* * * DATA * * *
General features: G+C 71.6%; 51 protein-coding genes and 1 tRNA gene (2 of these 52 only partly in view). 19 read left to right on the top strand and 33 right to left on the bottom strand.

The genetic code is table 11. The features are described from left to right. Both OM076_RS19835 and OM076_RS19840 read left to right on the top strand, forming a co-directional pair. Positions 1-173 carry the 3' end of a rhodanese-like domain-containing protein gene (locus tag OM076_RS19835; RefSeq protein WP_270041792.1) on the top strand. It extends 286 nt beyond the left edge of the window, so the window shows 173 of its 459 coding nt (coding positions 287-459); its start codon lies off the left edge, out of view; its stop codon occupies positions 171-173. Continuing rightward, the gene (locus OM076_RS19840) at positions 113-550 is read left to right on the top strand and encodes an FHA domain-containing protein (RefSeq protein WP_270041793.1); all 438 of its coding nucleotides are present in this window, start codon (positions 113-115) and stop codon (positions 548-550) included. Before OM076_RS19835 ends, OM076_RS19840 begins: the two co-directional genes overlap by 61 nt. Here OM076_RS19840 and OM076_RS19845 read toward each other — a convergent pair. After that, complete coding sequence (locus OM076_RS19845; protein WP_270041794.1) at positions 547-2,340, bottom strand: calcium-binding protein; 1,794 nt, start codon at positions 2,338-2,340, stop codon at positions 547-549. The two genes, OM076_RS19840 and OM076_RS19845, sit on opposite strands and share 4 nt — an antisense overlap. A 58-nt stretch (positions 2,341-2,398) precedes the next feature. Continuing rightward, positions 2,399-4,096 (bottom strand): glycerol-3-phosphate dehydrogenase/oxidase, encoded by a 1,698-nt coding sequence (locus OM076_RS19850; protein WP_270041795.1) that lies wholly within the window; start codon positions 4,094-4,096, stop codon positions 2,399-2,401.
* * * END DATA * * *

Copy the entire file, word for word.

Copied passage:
General features: G+C 71.6%; 51 protein-coding genes and 1 tRNA gene (2 of these 52 only partly in view). 19 read left to right on the top strand and 33 right to left on the bottom strand.

The genetic code is table 11. The features are described from left to right. Both OM076_RS19835 and OM076_RS19840 read left to right on the top strand, forming a co-directional pair. Positions 1-173 carry the 3' end of a rhodanese-like domain-containing protein gene (locus tag OM076_RS19835; RefSeq protein WP_270041792.1) on the top strand. It extends 286 nt beyond the left edge of the window, so the window shows 173 of its 459 coding nt (coding positions 287-459); its start codon lies off the left edge, out of view; its stop codon occupies positions 171-173. Continuing rightward, the gene (locus OM076_RS19840) at positions 113-550 is read left to right on the top strand and encodes an FHA domain-containing protein (RefSeq protein WP_270041793.1); all 438 of its coding nucleotides are present in this window, start codon (positions 113-115) and stop codon (positions 548-550) included. Before OM076_RS19835 ends, OM076_RS19840 begins: the two co-directional genes overlap by 61 nt. Here OM076_RS19840 and OM076_RS19845 read toward each other — a convergent pair. After that, complete coding sequence (locus OM076_RS19845; protein WP_270041794.1) at positions 547-2,340, bottom strand: calcium-binding protein; 1,794 nt, start codon at positions 2,338-2,340, stop codon at positions 547-549. The two genes, OM076_RS19840 and OM076_RS19845, sit on opposite strands and share 4 nt — an antisense overlap. A 58-nt stretch (positions 2,341-2,398) precedes the next feature. Continuing rightward, positions 2,399-4,096 (bottom strand): glycerol-3-phosphate dehydrogenase/oxidase, encoded by a 1,698-nt coding sequence (locus OM076_RS19850; protein WP_270041795.1) that lies wholly within the window; start codon positions 4,094-4,096, stop codon positions 2,399-2,401.